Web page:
With the annual golf tournament now in the rearview mirror, we can safely say that the preseason has officially begun. Players will submit to their physical and medical exams at the end of the week, hit the ice a few times and kick off the preseason slate of games starting on Tuesday vs the Dallas Stars. It won’t be long now before we spend our nights in front of the tube, firing 140-character darts at each other on twitter, and ranting away on our blogs.
It’s looking like there will be precious few surprises at this year’s training camp, with the roster all but carved in stone already. The only lingering questions are that of the health of Lars Eller’s shoulder, and Andrei Markov’s knee. Recent reports suggest that Markov has suffered a set back in his rehab and has had another procedure done to correct the problem. If this report is true, it can’t be seen as good news. That Markov was not at the golf tournament to answer questions about his knee only adds fuel to that fire. Let’s wait and see what the Canadiens have to say, but from the sounds of it, and according to General Manager Pierre Gauthier, Markov is a question mark to start the season. As for Eller, he believes there’s a strong possibility that he’ll be ready to start the year. That’s certainly welcome news.
When we take a look at the Habs salary cap situation, we see that they are sitting on a small mountain of unused space; 3.98 million dollars of unused space to be almost precise, out of an available 64.3 million. It’s smart practice to not spend 100% of your space just in case you need to replace a pricey injured player, as the Habs did with Markov last year with the acquisition of James Wizniewski, or if you want to make some upgrades at the trade deadline. Considering that by the time that the trade deadline rolls around, the vast majority of a star player’s salary is already paid, is there really a need to preserve 4 million dollars of cap space? A star player (with a 6 million dollar salary) would only require about 1.3 million in available cap space. So what gives? Aren’t the Habs one of the league’s high rollers? With ticket and concession prices as high as they are, you’d like to think so, right?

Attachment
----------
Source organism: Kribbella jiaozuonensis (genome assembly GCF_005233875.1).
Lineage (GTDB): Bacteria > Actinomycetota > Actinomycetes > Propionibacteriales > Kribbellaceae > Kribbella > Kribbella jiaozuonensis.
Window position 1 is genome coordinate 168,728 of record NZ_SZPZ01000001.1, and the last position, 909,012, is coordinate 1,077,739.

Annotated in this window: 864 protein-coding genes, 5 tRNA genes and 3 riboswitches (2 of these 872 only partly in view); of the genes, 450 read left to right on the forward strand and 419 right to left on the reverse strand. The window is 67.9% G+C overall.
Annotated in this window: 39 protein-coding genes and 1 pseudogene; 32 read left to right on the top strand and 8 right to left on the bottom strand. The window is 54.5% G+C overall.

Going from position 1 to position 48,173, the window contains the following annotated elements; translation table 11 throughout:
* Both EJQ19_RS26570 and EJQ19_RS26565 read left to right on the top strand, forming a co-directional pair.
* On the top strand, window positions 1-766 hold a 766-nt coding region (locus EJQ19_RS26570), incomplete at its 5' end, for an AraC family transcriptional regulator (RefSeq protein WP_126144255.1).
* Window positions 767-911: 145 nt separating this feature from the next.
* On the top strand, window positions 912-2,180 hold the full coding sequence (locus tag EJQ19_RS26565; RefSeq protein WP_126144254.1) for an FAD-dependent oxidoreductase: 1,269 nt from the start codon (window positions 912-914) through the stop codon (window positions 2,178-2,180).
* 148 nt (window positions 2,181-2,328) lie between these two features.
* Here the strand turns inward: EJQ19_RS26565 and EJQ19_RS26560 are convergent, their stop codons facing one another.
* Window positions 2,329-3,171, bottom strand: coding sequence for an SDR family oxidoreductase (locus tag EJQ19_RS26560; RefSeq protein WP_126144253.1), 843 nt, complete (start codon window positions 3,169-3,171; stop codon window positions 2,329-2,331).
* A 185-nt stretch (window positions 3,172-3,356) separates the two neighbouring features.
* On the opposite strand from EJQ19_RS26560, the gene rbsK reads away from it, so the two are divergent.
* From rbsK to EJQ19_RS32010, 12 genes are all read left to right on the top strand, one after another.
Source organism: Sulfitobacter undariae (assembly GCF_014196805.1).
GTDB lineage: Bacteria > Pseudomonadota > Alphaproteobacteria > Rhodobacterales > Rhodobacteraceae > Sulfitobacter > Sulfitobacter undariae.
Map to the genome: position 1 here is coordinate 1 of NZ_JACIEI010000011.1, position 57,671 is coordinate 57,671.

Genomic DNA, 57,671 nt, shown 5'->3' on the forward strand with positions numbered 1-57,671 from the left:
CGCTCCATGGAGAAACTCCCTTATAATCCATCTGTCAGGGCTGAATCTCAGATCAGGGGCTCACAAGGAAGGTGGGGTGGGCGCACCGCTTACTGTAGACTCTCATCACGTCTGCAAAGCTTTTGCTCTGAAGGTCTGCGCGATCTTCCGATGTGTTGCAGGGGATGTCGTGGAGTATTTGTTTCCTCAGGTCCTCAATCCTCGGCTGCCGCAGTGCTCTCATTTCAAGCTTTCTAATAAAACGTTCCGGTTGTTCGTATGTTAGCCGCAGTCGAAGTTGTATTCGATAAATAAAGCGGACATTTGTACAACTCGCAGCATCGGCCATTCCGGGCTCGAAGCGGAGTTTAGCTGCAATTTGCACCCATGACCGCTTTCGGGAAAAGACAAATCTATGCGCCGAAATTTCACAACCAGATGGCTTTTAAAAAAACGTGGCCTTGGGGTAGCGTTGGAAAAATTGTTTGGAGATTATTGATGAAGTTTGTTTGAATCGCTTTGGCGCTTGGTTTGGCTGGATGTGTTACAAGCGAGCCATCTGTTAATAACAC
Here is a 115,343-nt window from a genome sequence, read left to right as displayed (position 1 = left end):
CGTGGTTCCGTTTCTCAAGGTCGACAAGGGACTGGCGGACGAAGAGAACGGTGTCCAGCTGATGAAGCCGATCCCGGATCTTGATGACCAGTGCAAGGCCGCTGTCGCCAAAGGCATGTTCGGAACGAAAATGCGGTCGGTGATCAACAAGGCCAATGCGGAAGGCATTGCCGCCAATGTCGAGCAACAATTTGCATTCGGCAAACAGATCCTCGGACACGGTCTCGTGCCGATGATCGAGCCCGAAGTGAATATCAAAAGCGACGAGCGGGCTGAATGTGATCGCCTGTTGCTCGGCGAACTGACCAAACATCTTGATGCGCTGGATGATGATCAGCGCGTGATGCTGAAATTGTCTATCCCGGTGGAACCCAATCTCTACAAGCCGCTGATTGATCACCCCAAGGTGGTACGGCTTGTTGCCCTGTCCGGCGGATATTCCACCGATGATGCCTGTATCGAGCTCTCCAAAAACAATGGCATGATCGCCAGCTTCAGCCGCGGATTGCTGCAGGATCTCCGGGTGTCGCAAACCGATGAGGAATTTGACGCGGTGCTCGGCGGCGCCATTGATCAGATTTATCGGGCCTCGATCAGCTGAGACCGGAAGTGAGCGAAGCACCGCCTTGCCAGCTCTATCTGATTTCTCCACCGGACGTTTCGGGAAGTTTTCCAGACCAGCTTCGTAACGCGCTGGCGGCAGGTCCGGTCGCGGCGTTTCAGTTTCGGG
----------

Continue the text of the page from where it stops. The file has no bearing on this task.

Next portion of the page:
So what would Gauthier’s response be if posed the question of why hasn’t he spent more freely?
Would he tell you that the team is fortunate enough to have key roles filled by young players that remain relatively inexpensive, and therefore the savings can be put to better use later in the season? A reasonable explanation I guess. Perhaps he doesn’t want to risk locking himself in to long term deals with players that he doesn’t view as core members of the team, and would prefer to be as flexible as possible when it comes to resigning Subban, Price, Gorges, and other young members of the team.
Would he tell you that he has full confidence in his current squad’s ability to compete at a high level, and wants to give this group a chance to excel before making changes? Also reasonable. We as fans like this group, don’t we? We can see them doing big things this year, right? After all, there’s no shortage of people that will tell you that they were 1 goal away from knocking out the Cup champs – without Markov, Gorges, Pacioretty, and with even more players hobbled with injuries (Wizniewski’s, Eller, Desharnais). Doesn’t this group deserve its fair shake?
Would he tell you that the season hasn’t started yet, and that there’s still time to make tweaks? This would be nothing more than lip service, and a simple deflection of the question. Any signings now would be from the scrap heap and would have no ramifications to the team’s long term future.
Would he tell you that he’s not 100% confident in Markov’s recovery, and would like to have a large chunk of cash available if he had to wheel & deal to replace him again? Doubtful, although, again, he did reveal that Markov may or may not be ready to start the year. Could he be more worried than he’s letting on?
Would he go on to reveal the nightmare scenario for Habs fans: that the Canadiens have an internal budget, regardless of how high the cap goes, and that they currently sit within 1-2 million of that number? Hmmm. This one is likely to ruffle the feathers of most readers.